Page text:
Archive | November, 2007

Saturday Walk For Removal Of The Grand Island Tolls

23 Nov

Local activist Rus Thompson will be joined by local developer Carl Paladino and members of the Western New York State Assembly and Senate delegations to walk in support of the removal of the Grand Island Tolls tomorrow morning at 10AM.

Saturday’s, November 24th, protest event will begin with a 11 AM rally at 63rd Street and Buffalo Avenue in Niagara Falls. The rally participants will be joined by several public officials in the walk across the North Grand Island Bridge (east side) to an area near the Toll Barrier. There the presentation of petitions will be made to several States’ elected officials. The offices of NYS Senators Antoine Thompson, George Maziarz and Assemblywoman Francine Del Monte have indicated they will be present.

Thompson’s group has over 7,500 signatures for the removal of the I 190 toll barriers which will be presented to our elected leaders. You can sign the petition at the NOGItolls website.

Buffalo Public Schools – Phase II Reconstruction Completed

23 Nov


For those of you that don’t regularly visit the frontpage of, I’d like to point you in the direction of a cool post from Marc Odien. We were hired to complete a video piece highlighting the completion of the Phase II School Reconstruction Project and the project is quite exciting.

The video was presented at the grand opening Ceremony for the Phase II at Performing Arts High School the other night. A total of $327 Million went into renovating 14 Buffalo Public Schools and All High Stadium in Phase II. While there are issues with the surrounding neighborhoods, blighted properties, and other significant issues; this video takes a look at a significant investment into the education infrastructure in the City of Buffalo. Hopefully, work will continue to redress other issues, but this project is great news for the students and teachers.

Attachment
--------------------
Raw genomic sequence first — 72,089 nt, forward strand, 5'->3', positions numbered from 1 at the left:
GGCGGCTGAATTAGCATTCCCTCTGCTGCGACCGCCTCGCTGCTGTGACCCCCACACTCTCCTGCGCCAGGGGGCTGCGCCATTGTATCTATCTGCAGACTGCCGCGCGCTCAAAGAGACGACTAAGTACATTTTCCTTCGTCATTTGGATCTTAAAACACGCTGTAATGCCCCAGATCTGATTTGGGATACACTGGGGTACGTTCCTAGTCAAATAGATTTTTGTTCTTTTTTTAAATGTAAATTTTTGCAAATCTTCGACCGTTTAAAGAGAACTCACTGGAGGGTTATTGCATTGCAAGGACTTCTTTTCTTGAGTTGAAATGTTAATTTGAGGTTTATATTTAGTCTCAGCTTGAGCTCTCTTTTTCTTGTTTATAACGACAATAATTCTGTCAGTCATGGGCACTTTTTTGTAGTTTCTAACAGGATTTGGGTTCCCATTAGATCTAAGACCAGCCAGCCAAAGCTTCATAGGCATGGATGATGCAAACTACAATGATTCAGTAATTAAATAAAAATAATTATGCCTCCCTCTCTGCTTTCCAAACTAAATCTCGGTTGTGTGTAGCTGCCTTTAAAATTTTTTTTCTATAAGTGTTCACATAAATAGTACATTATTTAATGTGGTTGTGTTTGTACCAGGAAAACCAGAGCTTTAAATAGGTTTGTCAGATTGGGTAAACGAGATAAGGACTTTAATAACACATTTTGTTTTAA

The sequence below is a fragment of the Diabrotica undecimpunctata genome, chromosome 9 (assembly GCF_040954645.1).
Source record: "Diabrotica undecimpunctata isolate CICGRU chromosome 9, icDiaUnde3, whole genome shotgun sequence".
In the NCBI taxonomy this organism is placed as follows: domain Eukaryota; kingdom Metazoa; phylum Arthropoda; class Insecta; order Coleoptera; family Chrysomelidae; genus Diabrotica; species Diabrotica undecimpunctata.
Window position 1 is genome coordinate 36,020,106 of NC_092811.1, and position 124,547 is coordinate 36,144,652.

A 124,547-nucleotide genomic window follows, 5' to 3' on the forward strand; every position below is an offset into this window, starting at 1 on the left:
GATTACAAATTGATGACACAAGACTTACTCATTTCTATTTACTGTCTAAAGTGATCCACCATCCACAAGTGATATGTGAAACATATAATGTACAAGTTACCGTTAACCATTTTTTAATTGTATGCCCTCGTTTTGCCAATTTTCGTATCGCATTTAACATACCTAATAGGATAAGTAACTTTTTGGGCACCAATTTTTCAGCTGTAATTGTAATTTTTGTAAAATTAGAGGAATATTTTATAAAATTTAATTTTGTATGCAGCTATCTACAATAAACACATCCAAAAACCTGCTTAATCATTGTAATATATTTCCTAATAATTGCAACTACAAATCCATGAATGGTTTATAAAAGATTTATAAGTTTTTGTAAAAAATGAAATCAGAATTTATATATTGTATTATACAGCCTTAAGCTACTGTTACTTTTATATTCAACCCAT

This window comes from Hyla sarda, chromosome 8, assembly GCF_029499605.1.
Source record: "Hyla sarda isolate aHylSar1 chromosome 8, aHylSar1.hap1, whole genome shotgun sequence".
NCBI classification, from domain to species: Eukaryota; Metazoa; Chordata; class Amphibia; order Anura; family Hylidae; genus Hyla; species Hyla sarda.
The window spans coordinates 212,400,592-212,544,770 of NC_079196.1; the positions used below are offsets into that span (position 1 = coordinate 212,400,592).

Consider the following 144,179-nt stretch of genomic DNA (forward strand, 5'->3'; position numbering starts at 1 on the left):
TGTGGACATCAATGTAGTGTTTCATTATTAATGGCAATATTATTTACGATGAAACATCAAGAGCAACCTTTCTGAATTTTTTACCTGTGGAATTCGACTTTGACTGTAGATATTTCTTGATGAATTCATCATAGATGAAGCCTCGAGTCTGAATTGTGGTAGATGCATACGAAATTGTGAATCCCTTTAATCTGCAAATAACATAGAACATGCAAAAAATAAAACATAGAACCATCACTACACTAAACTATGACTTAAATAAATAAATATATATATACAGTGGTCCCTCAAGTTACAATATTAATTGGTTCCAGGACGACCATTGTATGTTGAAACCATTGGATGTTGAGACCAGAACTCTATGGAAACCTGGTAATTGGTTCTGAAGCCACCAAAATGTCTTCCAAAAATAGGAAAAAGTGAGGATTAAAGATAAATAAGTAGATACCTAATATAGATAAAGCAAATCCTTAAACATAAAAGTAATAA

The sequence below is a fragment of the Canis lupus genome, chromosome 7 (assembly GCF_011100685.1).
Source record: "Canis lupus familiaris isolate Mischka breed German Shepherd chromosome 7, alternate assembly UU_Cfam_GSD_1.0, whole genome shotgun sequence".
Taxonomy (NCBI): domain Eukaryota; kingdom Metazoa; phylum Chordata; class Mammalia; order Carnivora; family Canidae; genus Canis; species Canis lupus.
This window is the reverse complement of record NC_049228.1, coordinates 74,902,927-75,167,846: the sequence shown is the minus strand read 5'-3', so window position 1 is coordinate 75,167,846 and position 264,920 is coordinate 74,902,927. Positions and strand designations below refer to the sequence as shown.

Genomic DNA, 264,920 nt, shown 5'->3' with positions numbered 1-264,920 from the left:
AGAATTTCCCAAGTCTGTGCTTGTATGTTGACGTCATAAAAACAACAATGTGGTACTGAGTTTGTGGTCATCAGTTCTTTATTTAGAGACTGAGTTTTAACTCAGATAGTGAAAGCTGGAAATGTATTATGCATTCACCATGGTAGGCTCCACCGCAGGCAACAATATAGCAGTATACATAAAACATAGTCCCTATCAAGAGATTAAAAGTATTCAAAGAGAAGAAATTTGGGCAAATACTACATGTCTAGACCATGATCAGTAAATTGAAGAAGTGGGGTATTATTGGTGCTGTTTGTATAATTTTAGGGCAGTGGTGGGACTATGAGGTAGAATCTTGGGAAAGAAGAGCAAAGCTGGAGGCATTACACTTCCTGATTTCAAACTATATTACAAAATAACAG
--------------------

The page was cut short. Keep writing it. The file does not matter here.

Video is after the jump…

Happy Thanksgiving

21 Nov


Hope everyone’s is happy, safe, and full of turkey and fun. Or Tofurkey, as the case may be.



You Know You’re a Buffalo Hipster When…

21 Nov

Jon Splett, who started it in comments here, continues it at his site here. E.g.:

You think Buffalo has an awesome music scene and cite the Goo Goo Dolls being mildly famous in the late 90’s as evidence of it.

Fidel Castro hats seem like a good idea.

You think the glare people give you when you’re constantly pulling out your iPhone is one of jealousy.

At any given meal, at least 25% of the people dining with you don’t eat meat.

You think of being a regular at the old Pink as a life goal.

You fail to see the shocking similarities between the quality of the products being sold at the Elmwood Art Festival and Walden Avenue Super Flea.

Clinton & Obama on International Affairs

21 Nov


1. In whom do you have more confidence when it comes to international affairs – Barack Obama or Hillary Clinton? (If your answer is “neither”, then add in your comment whom you would trust of all announced candidates, but let me know what your answer is as to these two specifically, as well).

2. Do you agree with Obama that his life experience abroad helps him understand international issues better than, say, a politician whose only jaunts abroad involve tightly-controlled photo-op junkets?

In other news…

21 Nov

Bill O’Reilly still has a show.

The 2008 County Budget

21 Nov

Yesterday, the county held a public hearing on the 2008 budget. As the Buffalo News reports, it consisted mostly of groups asking for more money from the county. Hospitality industry people showed up to demand that the entire bed tax be devoted to the Erie County Convention & Visitors’ Bureau.

I could not attend, but if I had, I would have made this comment about the 2008 county budget:

Back in 2006, the people of Erie County voted overwhelmingly in favor of a package of revisions to the county charter, one of which included performance-based budgeting. This budget was not drafted in compliance with the newly revised charter, and is not performance-based.